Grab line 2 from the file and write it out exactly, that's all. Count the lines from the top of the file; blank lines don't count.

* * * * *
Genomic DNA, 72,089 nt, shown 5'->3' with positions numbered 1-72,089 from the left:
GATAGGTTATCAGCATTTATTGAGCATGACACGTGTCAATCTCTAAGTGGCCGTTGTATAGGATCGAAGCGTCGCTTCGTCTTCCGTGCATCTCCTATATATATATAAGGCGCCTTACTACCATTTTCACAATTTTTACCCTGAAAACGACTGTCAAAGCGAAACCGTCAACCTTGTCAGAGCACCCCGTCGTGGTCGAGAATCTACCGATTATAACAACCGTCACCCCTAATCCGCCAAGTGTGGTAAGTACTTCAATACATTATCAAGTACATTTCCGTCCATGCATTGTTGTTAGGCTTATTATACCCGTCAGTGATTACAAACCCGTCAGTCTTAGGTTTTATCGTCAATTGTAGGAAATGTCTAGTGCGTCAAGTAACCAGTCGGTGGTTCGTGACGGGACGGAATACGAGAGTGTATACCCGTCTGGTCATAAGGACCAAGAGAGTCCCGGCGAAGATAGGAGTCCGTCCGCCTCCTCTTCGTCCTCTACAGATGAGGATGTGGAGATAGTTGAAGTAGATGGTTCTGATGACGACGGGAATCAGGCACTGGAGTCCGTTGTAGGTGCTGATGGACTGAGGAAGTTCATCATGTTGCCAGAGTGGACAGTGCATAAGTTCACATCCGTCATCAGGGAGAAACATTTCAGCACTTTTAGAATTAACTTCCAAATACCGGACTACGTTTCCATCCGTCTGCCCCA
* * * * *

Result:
GATAGGTTATCAGCATTTATTGAGCATGACACGTGTCAATCTCTAAGTGGCCGTTGTATAGGATCGAAGCGTCGCTTCGTCTTCCGTGCATCTCCTATATATATATAAGGCGCCTTACTACCATTTTCACAATTTTTACCCTGAAAACGACTGTCAAAGCGAAACCGTCAACCTTGTCAGAGCACCCCGTCGTGGTCGAGAATCTACCGATTATAACAACCGTCACCCCTAATCCGCCAAGTGTGGTAAGTACTTCAATACATTATCAAGTACATTTCCGTCCATGCATTGTTGTTAGGCTTATTATACCCGTCAGTGATTACAAACCCGTCAGTCTTAGGTTTTATCGTCAATTGTAGGAAATGTCTAGTGCGTCAAGTAACCAGTCGGTGGTTCGTGACGGGACGGAATACGAGAGTGTATACCCGTCTGGTCATAAGGACCAAGAGAGTCCCGGCGAAGATAGGAGTCCGTCCGCCTCCTCTTCGTCCTCTACAGATGAGGATGTGGAGATAGTTGAAGTAGATGGTTCTGATGACGACGGGAATCAGGCACTGGAGTCCGTTGTAGGTGCTGATGGACTGAGGAAGTTCATCATGTTGCCAGAGTGGACAGTGCATAAGTTCACATCCGTCATCAGGGAGAAACATTTCAGCACTTTTAGAATTAACTTCCAAATACCGGACTACGTTTCCATCCGTCTGCCCCA